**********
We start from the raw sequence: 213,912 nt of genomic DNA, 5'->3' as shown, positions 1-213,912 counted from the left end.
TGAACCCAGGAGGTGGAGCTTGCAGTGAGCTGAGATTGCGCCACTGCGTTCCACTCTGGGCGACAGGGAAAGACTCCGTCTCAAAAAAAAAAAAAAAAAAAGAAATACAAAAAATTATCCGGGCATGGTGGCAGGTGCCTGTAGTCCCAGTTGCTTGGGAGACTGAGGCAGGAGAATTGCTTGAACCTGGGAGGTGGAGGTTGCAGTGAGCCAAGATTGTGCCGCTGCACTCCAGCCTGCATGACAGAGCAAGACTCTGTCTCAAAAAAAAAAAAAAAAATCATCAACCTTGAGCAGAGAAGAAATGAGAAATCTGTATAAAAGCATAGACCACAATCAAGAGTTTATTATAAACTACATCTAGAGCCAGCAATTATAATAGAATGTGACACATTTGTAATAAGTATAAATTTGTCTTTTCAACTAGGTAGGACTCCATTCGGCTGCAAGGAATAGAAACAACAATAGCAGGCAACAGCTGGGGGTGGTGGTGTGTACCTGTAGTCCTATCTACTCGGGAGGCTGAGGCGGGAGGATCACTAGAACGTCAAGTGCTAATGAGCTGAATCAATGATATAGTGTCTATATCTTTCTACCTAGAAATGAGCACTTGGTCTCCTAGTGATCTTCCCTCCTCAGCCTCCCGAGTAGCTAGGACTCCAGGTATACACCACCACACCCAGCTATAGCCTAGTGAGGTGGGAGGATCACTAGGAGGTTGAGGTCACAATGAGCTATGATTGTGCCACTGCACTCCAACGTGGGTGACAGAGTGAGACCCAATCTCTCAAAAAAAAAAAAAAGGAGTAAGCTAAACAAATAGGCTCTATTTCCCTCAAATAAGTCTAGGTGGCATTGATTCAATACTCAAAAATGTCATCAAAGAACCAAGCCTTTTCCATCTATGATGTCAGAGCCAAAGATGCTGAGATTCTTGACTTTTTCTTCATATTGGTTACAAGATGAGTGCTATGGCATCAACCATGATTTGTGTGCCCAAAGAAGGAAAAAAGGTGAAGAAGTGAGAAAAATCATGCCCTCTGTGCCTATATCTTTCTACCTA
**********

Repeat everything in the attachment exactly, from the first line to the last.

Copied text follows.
We start from the raw sequence: 213,912 nt of genomic DNA, 5'->3' as shown, positions 1-213,912 counted from the left end.
TGAACCCAGGAGGTGGAGCTTGCAGTGAGCTGAGATTGCGCCACTGCGTTCCACTCTGGGCGACAGGGAAAGACTCCGTCTCAAAAAAAAAAAAAAAAAAAGAAATACAAAAAATTATCCGGGCATGGTGGCAGGTGCCTGTAGTCCCAGTTGCTTGGGAGACTGAGGCAGGAGAATTGCTTGAACCTGGGAGGTGGAGGTTGCAGTGAGCCAAGATTGTGCCGCTGCACTCCAGCCTGCATGACAGAGCAAGACTCTGTCTCAAAAAAAAAAAAAAAAATCATCAACCTTGAGCAGAGAAGAAATGAGAAATCTGTATAAAAGCATAGACCACAATCAAGAGTTTATTATAAACTACATCTAGAGCCAGCAATTATAATAGAATGTGACACATTTGTAATAAGTATAAATTTGTCTTTTCAACTAGGTAGGACTCCATTCGGCTGCAAGGAATAGAAACAACAATAGCAGGCAACAGCTGGGGGTGGTGGTGTGTACCTGTAGTCCTATCTACTCGGGAGGCTGAGGCGGGAGGATCACTAGAACGTCAAGTGCTAATGAGCTGAATCAATGATATAGTGTCTATATCTTTCTACCTAGAAATGAGCACTTGGTCTCCTAGTGATCTTCCCTCCTCAGCCTCCCGAGTAGCTAGGACTCCAGGTATACACCACCACACCCAGCTATAGCCTAGTGAGGTGGGAGGATCACTAGGAGGTTGAGGTCACAATGAGCTATGATTGTGCCACTGCACTCCAACGTGGGTGACAGAGTGAGACCCAATCTCTCAAAAAAAAAAAAAAGGAGTAAGCTAAACAAATAGGCTCTATTTCCCTCAAATAAGTCTAGGTGGCATTGATTCAATACTCAAAAATGTCATCAAAGAACCAAGCCTTTTCCATCTATGATGTCAGAGCCAAAGATGCTGAGATTCTTGACTTTTTCTTCATATTGGTTACAAGATGAGTGCTATGGCATCAACCATGATTTGTGTGCCCAAAGAAGGAAAAAAGGTGAAGAAGTGAGAAAAATCATGCCCTCTGTGCCTATATCTTTCTACCTA